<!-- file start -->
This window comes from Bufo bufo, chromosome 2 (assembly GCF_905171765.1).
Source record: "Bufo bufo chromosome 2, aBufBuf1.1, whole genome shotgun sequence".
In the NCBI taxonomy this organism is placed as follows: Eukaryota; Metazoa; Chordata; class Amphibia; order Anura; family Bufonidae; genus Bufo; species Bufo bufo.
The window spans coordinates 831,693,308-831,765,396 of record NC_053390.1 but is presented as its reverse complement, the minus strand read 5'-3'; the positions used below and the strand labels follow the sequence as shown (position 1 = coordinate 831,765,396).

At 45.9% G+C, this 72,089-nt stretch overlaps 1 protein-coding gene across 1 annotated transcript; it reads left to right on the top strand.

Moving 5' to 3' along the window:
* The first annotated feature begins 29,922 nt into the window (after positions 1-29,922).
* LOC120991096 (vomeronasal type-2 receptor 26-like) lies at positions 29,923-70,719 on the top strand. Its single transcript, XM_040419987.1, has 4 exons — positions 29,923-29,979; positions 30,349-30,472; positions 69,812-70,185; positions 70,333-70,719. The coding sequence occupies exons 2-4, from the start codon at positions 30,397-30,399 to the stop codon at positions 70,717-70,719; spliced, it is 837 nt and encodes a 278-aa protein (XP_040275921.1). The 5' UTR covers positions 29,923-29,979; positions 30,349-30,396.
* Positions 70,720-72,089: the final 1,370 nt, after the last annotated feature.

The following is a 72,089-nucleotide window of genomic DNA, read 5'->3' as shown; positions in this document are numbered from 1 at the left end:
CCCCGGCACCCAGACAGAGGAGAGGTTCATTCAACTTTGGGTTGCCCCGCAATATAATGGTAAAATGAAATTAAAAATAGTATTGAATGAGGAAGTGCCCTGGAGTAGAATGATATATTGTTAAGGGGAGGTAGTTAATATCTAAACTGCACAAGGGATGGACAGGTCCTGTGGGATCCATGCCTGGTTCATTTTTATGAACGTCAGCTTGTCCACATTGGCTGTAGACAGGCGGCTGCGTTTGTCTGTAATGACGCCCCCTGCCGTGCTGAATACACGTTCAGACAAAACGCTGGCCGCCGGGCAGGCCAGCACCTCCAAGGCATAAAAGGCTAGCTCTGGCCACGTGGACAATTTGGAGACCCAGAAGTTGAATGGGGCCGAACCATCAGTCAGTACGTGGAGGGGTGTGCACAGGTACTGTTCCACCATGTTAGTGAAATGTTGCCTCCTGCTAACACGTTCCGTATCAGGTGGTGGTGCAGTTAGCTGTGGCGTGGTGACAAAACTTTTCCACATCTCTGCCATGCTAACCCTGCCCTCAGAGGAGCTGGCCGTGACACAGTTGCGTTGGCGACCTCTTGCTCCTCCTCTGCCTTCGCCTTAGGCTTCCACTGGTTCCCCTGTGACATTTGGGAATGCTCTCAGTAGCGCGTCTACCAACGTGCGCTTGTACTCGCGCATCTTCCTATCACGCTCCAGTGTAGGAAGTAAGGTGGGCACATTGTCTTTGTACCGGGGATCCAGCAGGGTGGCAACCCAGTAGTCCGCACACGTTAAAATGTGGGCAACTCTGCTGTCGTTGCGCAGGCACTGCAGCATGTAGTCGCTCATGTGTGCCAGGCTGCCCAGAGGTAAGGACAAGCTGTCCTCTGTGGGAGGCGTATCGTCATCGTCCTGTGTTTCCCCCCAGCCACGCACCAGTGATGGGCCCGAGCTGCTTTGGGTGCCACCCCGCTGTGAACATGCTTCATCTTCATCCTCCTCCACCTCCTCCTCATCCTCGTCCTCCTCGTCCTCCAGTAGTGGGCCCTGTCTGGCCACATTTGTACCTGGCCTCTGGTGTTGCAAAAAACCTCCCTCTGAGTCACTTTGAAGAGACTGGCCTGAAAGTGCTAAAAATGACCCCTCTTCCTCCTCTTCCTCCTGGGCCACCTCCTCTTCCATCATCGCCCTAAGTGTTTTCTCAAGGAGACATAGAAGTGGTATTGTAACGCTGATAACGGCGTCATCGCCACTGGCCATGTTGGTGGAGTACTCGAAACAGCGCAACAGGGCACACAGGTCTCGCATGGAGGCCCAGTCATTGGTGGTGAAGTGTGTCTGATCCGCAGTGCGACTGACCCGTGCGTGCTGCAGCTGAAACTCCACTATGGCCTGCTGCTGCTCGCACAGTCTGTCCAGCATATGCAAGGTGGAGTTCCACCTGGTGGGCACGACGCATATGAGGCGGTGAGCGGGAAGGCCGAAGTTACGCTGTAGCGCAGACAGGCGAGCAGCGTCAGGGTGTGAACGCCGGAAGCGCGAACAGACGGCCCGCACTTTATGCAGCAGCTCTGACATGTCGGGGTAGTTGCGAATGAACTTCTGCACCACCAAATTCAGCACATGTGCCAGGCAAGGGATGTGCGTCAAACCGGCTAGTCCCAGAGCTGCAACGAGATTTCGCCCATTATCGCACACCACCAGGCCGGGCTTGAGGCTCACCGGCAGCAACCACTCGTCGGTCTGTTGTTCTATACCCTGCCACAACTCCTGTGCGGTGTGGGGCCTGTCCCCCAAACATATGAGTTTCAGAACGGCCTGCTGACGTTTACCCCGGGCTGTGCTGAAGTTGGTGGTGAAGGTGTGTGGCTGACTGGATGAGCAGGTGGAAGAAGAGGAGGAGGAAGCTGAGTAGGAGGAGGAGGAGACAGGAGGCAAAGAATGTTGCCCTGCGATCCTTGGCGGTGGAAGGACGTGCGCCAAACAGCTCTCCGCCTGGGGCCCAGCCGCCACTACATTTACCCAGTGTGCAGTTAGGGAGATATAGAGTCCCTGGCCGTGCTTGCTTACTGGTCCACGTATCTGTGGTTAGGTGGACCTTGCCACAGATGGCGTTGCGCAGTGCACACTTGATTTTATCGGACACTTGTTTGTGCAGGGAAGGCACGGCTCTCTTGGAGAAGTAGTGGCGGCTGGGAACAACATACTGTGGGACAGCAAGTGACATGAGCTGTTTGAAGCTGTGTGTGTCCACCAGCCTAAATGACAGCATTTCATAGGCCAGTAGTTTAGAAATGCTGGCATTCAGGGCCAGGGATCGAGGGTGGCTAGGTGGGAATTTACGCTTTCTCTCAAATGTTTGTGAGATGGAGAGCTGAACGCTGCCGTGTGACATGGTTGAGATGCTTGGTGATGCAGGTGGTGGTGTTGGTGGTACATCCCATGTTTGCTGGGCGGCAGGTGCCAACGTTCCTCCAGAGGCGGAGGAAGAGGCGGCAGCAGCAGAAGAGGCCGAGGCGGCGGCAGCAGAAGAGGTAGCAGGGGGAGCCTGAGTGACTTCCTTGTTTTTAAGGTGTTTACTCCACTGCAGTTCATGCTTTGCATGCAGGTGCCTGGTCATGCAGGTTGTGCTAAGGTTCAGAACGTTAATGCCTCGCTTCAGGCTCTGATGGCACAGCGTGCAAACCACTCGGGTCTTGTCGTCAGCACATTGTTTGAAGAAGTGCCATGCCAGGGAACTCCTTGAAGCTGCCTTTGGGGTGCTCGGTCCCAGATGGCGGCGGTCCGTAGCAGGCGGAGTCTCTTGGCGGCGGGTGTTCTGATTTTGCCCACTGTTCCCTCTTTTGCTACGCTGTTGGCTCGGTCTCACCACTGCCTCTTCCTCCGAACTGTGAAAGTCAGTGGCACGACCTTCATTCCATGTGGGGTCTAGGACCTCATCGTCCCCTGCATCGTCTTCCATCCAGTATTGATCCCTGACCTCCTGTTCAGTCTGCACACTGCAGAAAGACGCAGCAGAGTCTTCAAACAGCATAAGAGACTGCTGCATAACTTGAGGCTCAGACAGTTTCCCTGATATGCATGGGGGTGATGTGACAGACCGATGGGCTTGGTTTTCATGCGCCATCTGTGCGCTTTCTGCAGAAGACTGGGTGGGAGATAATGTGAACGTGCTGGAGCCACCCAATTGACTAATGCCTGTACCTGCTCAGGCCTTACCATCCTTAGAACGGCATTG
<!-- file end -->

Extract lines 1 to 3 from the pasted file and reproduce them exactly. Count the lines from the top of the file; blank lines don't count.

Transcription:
This window comes from Bufo bufo, chromosome 2 (assembly GCF_905171765.1).
Source record: "Bufo bufo chromosome 2, aBufBuf1.1, whole genome shotgun sequence".
In the NCBI taxonomy this organism is placed as follows: Eukaryota; Metazoa; Chordata; class Amphibia; order Anura; family Bufonidae; genus Bufo; species Bufo bufo.